A Real Estate REO Education – Be Careful Out There

I guess we are seeing about 5 – 15 “unusual” looking REOs a week that upon closer investigation are the residue of bulk REO (bank-owned) property sales. Bulk REO sales are “bundled” REOs from many locations around the country that are sold in one chunk – often referred to as a “Tape” because of the format they are presented in to a perspective buyer.

If the lender didn’t do a short sale or a deed in lieu of foreclosure with the homeowner the property went to the foreclosure auction. In some cases, there may have been mortgage fraud involved so there was no chance of getting back any reasonable amount of principal. Often the property goes into disrepair and its condition only gets worse. Even with mitigation by a management company, these properties can suffer from vandalism and add to neighborhood blight.

The lenders who foreclosed these REOs have tried to sell them in the conventional ways – listing them on the MLS®, using the persuasive skills of experienced Realtors®, taking the listing price up and down and even having sent them to private auctions. All of these traditional methods were tried to no avail because these properties have issues – so they become “junk” in the lender’s portfolio.

These neglected properties don’t go unnoticed by the city or county where they are located. This generally means fines for code violations that can mount up on a daily basis. We recently saw one that had accrued over $1,000,000 in fines at $1,000 a day on a property that was being sold for $10,000. What was the property actually worth if it was fully rehabbed? Likely the After Repaired Value “ARV” was probably $40,000. Unfortunately, it needed about $50,000 in repairs to stop it from being demolished by the city.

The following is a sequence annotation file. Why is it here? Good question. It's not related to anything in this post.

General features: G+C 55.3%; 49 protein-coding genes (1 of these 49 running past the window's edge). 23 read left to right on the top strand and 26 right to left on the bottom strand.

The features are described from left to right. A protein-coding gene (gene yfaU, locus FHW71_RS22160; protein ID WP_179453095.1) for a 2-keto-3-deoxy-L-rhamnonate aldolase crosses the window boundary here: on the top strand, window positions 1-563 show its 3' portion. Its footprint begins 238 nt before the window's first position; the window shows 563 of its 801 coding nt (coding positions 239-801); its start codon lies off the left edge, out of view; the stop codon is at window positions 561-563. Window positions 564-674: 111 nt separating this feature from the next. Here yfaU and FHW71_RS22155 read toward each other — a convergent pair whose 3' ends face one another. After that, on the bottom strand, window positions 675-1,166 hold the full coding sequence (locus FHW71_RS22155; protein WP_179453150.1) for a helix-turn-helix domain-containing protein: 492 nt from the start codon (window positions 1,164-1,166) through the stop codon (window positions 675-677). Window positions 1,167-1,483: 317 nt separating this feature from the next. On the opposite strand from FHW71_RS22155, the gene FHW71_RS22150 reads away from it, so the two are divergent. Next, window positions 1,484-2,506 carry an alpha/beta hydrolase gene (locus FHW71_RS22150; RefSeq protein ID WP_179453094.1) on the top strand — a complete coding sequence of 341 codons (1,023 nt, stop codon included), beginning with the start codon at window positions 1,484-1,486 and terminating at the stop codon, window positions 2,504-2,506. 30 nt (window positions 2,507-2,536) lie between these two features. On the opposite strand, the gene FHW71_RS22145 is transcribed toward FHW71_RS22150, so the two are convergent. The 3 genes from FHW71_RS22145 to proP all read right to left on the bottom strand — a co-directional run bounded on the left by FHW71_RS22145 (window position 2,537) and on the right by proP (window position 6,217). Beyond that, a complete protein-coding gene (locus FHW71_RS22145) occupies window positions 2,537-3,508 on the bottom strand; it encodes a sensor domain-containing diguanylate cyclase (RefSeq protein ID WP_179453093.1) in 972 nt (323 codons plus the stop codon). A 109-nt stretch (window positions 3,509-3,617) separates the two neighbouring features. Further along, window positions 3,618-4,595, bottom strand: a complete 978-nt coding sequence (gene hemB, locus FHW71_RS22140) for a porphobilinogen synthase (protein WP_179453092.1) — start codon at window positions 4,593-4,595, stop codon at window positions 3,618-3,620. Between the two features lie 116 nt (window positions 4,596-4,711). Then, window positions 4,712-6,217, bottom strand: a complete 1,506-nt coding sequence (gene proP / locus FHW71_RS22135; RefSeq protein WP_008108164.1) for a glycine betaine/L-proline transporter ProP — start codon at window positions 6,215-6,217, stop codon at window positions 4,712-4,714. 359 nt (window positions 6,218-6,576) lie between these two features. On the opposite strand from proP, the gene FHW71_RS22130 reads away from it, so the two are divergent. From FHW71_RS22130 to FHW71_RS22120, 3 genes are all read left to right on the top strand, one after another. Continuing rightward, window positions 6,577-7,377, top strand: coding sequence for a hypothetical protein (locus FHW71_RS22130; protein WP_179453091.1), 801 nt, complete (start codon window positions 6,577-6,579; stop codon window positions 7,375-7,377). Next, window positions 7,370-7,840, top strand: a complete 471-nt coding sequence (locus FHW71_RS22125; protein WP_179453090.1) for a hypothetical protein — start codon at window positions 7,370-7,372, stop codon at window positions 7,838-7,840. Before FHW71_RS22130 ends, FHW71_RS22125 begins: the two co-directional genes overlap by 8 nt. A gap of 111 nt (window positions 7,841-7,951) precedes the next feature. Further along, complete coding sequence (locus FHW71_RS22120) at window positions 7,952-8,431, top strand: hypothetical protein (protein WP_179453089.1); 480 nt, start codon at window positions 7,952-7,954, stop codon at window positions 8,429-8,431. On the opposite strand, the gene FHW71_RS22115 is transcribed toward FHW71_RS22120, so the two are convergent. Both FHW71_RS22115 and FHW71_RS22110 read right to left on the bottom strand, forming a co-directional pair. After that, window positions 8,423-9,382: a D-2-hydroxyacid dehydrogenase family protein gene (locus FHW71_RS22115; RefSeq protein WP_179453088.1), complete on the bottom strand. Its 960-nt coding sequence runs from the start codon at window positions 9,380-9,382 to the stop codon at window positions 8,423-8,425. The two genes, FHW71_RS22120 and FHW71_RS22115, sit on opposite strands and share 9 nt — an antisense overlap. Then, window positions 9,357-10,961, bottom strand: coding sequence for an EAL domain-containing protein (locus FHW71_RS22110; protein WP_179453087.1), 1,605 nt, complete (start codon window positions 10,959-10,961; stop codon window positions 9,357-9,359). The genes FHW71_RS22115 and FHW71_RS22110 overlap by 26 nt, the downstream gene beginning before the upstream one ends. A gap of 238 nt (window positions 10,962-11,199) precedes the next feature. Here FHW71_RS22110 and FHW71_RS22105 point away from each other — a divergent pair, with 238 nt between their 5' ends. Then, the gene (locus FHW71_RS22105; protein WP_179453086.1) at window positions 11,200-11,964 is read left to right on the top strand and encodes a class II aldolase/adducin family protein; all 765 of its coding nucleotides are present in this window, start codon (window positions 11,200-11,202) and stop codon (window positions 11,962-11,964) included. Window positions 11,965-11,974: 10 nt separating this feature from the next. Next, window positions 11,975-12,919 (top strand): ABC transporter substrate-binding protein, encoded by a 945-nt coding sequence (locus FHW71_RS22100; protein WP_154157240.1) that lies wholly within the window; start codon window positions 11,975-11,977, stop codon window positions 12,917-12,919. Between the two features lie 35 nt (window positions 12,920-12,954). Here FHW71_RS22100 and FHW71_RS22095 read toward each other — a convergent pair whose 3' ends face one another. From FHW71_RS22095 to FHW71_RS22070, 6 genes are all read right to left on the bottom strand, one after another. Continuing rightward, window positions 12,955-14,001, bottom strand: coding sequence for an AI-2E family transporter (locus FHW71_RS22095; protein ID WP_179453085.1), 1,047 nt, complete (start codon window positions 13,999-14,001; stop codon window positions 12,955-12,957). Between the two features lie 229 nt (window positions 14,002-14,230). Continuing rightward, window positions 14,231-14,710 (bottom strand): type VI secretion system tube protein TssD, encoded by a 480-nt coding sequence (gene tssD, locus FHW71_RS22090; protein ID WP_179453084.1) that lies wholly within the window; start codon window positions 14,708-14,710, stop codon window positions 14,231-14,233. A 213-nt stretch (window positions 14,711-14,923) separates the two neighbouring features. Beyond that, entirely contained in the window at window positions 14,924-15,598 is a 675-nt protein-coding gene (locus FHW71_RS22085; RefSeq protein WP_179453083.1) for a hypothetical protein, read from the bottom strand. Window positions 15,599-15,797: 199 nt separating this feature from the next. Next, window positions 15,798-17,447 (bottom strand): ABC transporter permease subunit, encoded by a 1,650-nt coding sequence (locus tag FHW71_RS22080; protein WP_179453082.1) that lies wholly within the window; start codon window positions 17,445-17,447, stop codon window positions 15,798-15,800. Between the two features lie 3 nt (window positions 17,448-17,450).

No good economics here – but hundreds of buyers were attracted to it. The seller who bought it as a bulk REO will likely make money as he asks the perspective buyer (excited newbie investor) to take a quitclaim deed as he has “too many projects to do to take the time to go to a closing”. Many of these bulk REO sellers are out-of-state and have no idea about local codes or restrictions. In Miami-Dade County these statutes can include the issuance of a Certificate of Use (CU) to the buyer for a foreclosed property.

Some investors who bought the “stripped out” bulk REO properties realize how badly they got stuck and in one case, we had a seller offer to bring $17,000 to closing if we bought it. He was losing a total of almost $25,000 on the deal that he paid about $10,000 for.

Here was one of his issues and I hear it all the time, “You (the buyer) don’t need a Certificate of Use (“CU” or Certificate of Occupancy ““CO”) because I didn’t buy it as a foreclosure.” WRONG! The newest unsuspecting buyer will have the county all over him to get a CU when they see its title being transferred. The intent of the CU is to make sure any changes or additions to the property were done up to code for “safety reasons”. Realistically, it is because local municipalities need the inspection and building permit revenue to stay in business.

I have a feeling after seeing thousands of these bulk REOs hit the market that the “tape” is more like a tape worm.  In the days before the Fed regulated the sales of medicines, various drugs could be purchased legally that contained cocaine or even heroin. The resulting onslaught of addicts was the start of reform in the industry. One remedy for obesity was a popular liquid solution, that unknown to the “victim” who bought it, contained tape worm eggs. It certainly worked miracles in weight reduction as the worm got the benefit of its host’s (a human) food intake. If the tape worm wasn’t eventually treated and killed, it could eventually kill the host.